Land reform in ancient Egypt

From Wikipedia, the free encyclopedia
Jump to navigation Jump to search

Land ownership in ancient Egypt cycled between private, monarch and feudal. A strong king could take advantage of harsh situations such as famine, buy lands from private owners and make them a property of the crown. A weaker king would have to buy services from strong lords by giving them gifts of land. Pirenne distinguishes three such cycles:

  • Cycle 1 contains the Old Kingdom of Egypt. It started in ancient times with nomadic clans settling down (4th millennium BC), continued with king Menes claiming to be the divine owner of all lands (c. 3000 BC) and ended with Pepi II and his weak successors who enabled the rise of feudal lords (c. 2200 BC).
  • Cycle 2 contains the Middle Kingdom of Egypt (c. 2133 BC), the Hyksos occupation and the New Kingdom of Egypt (c. 1567 BC).
  • Cycle 3 contains the occupation of Egypt by the Persia (525 BC), Greek (332 BC; the Ptolemies) and Rome (30 BC).

Two land reforms are documented: one involving land concentration and the other attempting land re-division.

Joseph's reform[edit]

In the middle of Cycle 2, at about 1500 BC, shortly after the beginning of the New Kingdom, a land-concentration reform was carried out by Joseph the vizier of the pharaoh:

13 And there is no bread over the whole Earth, because the famine is very heavy; and the Land of Egypt and the land of Canaan shrank from the face of the hunger. 14 And Joseph accumulated all the money which is found in the land of Egypt and the land of Canaan, selling grain that they are purchasing, and Joseph brought the money to the house of Pharaoh. 15 And when the money from the land of Egypt and the land of Canaan was gone, all Egypt came to Joseph to say: "Give us bread, and why should we die facing you: because we ran out of money." 16 And Joseph said: "Bring your herds, and I will give to you for your herds-- if your money is gone." 17 And they brought their herds to Joseph, and Joseph gave them bread on their horses and the herds of sheep and the herds of cattle, and the donkeys; and dealt them bread for all their cattle, in that year. 18 And that year ended, and they came to him the second year and they said to him: "We will not keep from our lord that the money is finished, and the herds of beasts all to our lord, nothing is left before our lord, other than our expiring bodies and our lands. 19 Why shall we die in your presence, us and our lands buy, buy us and our lands, for bread; and we and our lands will be servants for Pharaoh and give seed and we will live and not die, the land will not be emptied." 20 And Joseph bought all the land of Egypt for Pharaoh, because the Egyptians sold each man his field, because the hunger is clenched upon them tight, and the land became Pharaoh's. 21 And the people, he moved to cities, from one end of Egypt until the other. 22 Only the land of the priests did he not buy. Because the priests had a share besides Pharaoh's. And they at the share which Pharaoh had given them, and for this reason they did not sell their lands. 23 And Joseph said to the people, "Since I have bought you and your lands today for Pharaoh, here is seed for you, and seed the land. 24 And it will be reaping season, and you will give a fifth to Pharaoh; and four hand-measures will you get for seeding the land and for eating, and to give to your households and your tots." 25 and they said, "You have saved our lives: we will be good in the eyes of your lord, and we will be servants to Pharaoh. 26 And Joseph made it a law until this very day, the land of Egypt belongs to Pharaoh, to remove the fifth part--- only the land of the priests does not belong to Pharaoh."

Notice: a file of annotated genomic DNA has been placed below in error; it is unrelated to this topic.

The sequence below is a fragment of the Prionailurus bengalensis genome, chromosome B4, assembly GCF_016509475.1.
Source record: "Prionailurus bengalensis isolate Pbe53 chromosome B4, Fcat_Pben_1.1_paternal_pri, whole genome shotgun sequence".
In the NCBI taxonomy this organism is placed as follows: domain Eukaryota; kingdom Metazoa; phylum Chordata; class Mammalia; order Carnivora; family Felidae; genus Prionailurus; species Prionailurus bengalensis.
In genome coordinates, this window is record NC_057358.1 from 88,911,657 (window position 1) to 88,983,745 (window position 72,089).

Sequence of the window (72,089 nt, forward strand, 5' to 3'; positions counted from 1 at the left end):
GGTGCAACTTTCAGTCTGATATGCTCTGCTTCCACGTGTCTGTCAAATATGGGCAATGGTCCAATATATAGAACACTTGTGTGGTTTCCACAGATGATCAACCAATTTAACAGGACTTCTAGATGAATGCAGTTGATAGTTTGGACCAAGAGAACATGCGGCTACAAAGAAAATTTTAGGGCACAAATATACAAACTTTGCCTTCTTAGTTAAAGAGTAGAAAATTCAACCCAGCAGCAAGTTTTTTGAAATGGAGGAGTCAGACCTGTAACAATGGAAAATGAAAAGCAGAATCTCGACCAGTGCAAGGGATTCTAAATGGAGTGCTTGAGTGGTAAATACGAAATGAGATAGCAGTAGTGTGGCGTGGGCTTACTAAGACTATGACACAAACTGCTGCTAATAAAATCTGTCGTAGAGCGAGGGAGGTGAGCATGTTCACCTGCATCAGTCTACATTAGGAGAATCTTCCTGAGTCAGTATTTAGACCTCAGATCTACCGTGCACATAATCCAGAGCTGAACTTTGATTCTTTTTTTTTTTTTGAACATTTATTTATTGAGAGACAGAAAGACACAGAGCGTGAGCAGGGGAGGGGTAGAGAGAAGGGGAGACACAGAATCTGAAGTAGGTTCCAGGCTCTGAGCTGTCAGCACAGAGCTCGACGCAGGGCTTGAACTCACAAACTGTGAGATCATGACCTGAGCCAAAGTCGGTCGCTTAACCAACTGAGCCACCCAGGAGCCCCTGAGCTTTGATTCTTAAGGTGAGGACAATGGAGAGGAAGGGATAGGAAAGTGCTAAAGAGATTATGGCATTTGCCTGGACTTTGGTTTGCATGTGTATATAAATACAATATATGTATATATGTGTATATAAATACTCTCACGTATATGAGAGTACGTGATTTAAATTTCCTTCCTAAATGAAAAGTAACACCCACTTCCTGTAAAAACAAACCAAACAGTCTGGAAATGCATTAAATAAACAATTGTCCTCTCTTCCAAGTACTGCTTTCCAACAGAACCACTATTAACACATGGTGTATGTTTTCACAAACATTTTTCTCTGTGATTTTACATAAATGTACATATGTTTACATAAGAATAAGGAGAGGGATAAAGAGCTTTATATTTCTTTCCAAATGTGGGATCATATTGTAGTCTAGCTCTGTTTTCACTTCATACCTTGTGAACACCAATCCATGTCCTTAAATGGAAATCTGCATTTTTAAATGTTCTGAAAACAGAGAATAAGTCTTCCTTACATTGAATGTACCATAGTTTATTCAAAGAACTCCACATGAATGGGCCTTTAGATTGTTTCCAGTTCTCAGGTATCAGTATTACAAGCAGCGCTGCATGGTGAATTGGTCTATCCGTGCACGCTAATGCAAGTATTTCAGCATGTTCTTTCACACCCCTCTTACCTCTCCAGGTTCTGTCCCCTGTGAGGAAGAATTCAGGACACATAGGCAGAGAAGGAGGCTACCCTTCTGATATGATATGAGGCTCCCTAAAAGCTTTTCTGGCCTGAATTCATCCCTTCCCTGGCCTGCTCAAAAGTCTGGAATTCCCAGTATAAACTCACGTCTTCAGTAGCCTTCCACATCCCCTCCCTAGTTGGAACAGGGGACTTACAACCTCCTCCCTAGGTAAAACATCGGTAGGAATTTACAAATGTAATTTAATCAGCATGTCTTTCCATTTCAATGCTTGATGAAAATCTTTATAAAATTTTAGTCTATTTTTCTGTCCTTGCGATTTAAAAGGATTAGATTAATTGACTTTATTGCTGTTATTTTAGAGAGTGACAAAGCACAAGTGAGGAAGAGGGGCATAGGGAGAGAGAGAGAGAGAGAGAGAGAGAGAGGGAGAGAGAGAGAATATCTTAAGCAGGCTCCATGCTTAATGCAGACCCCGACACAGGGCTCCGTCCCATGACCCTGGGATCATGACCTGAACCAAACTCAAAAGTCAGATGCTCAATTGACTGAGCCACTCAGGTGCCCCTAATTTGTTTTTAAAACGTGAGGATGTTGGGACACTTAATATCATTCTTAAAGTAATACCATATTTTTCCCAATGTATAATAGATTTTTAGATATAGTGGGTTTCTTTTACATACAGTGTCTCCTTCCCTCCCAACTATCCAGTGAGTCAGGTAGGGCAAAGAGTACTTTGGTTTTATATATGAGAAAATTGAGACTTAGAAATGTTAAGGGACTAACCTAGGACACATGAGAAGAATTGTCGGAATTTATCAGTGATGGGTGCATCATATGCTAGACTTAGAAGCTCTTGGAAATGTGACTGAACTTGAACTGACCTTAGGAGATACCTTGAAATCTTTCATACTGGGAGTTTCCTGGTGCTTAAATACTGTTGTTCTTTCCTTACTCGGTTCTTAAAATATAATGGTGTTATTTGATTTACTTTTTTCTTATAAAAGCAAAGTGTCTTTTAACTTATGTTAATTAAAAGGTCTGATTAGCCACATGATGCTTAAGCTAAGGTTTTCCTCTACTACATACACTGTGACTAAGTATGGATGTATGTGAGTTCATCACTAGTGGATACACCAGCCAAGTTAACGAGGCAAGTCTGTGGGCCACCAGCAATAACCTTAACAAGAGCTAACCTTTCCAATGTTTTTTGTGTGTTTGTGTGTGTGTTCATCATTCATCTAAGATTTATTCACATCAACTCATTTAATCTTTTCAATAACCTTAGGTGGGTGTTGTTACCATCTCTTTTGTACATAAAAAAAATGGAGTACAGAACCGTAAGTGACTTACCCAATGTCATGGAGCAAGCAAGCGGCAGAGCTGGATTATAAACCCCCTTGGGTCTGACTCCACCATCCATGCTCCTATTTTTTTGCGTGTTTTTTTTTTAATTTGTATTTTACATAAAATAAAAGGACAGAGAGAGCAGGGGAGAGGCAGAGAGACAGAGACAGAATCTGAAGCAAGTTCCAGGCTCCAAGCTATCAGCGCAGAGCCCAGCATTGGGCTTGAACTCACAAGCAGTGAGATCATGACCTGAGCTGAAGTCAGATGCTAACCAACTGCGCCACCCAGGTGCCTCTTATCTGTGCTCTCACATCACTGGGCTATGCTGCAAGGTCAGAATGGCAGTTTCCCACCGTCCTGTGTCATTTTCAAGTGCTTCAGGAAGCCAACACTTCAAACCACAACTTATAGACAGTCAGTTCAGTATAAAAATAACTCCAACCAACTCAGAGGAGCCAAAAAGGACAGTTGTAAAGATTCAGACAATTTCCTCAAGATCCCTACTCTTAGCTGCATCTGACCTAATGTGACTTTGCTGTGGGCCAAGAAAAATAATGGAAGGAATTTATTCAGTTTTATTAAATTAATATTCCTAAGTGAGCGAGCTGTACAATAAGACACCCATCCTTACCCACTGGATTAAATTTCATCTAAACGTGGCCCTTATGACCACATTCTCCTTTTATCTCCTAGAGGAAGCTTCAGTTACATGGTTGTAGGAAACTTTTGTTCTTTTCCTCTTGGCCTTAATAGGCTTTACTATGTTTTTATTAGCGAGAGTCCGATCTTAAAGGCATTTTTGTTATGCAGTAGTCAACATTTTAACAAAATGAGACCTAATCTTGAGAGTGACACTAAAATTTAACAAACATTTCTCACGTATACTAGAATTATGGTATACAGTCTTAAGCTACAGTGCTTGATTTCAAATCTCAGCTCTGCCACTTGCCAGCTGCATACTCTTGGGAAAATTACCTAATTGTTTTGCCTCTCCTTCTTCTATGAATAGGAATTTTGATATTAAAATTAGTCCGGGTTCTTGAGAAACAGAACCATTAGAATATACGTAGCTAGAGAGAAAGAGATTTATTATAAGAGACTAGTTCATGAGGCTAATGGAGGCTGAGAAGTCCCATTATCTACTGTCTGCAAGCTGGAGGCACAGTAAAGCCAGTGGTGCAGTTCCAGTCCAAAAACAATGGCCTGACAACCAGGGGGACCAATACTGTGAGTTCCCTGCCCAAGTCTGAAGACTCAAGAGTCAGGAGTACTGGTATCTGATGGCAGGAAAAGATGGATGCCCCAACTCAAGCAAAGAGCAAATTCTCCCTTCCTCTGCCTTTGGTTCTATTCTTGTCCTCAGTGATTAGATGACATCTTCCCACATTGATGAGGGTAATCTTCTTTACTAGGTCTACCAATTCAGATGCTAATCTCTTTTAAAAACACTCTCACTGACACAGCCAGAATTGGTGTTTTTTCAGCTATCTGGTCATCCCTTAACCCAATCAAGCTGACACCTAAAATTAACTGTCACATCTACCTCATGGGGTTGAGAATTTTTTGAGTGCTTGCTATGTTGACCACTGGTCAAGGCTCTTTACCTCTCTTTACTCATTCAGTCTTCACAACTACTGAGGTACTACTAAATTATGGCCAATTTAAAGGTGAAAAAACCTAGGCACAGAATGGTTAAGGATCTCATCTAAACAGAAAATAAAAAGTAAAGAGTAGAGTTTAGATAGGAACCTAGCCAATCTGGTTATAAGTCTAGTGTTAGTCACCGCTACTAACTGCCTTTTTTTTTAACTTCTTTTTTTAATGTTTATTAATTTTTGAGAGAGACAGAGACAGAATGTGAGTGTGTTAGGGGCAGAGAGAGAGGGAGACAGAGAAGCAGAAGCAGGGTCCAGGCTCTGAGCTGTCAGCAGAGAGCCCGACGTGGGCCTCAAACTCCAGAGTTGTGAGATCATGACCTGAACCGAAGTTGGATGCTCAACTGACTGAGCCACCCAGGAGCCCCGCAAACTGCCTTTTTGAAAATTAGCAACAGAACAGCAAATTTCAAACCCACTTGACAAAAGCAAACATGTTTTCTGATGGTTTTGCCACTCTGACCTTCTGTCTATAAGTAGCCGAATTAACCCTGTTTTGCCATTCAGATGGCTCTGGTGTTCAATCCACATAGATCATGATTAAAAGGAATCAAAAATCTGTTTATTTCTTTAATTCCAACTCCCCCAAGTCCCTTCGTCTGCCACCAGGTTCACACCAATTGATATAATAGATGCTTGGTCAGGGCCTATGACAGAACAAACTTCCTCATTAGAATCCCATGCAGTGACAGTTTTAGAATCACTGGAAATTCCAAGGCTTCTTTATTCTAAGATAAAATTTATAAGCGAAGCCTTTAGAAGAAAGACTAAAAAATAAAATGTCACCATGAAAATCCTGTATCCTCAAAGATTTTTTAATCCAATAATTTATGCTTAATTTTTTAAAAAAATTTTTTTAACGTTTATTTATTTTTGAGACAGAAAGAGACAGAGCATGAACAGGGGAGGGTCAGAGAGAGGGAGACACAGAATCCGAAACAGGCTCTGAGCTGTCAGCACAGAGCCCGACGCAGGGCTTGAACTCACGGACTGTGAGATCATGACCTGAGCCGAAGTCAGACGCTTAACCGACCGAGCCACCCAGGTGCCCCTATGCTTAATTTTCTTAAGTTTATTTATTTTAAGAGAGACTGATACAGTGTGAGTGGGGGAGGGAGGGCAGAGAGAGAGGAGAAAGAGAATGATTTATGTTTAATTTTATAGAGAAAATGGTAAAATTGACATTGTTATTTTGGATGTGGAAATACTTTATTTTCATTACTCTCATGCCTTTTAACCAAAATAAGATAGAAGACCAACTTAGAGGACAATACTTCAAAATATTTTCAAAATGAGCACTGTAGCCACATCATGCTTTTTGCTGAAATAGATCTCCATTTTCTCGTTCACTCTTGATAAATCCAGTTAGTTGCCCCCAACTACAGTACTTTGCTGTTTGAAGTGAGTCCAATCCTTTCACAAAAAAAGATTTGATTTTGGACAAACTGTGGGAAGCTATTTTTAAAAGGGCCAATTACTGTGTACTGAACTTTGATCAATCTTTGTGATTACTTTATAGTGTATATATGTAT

(Genesis 47:13-26, Wikisource version).

The farmers of Egypt could not stand a long famine. Joseph suggested to help them, but in return, he bought all their lands.


Egyptian farmers turned from free workers to serfs of pharaoh. They had to pay 20% of their income as a tax to pharaoh.

Bakenranef's reform[edit]

In the middle of Cycle 3, at about 720 BC, near the end of the New Kingdom, a land-division reform was attempted by king Bakenranef (Bocchoris). After capturing the reign in Sais, he initiated the following reforms:

  • Freed peasants working upon the great domains;
  • Made lands alienable and mortgageable;
  • Annulled debts;
  • Regulated interest rates;
  • Ended corporal punishment;
  • Publicized contract codes;
  • Brought real and personal property under the same laws.


Feudal lords and clergy combined to overthrow Bakenranef. He was burned alive, and his reforms were undone.


  • Powelson, John (1987). The Story of Land - [A World History of Land Tenure and Agrarian Reform]. Cambridge, MA, USA: Lincoln Institute of Land Policy. pp. 15–19. ISBN 978-0899462189.
  • Pirenne, Jacques (1937). Histoire de la civilisation de l'Égypt ancienne. La Baconnière.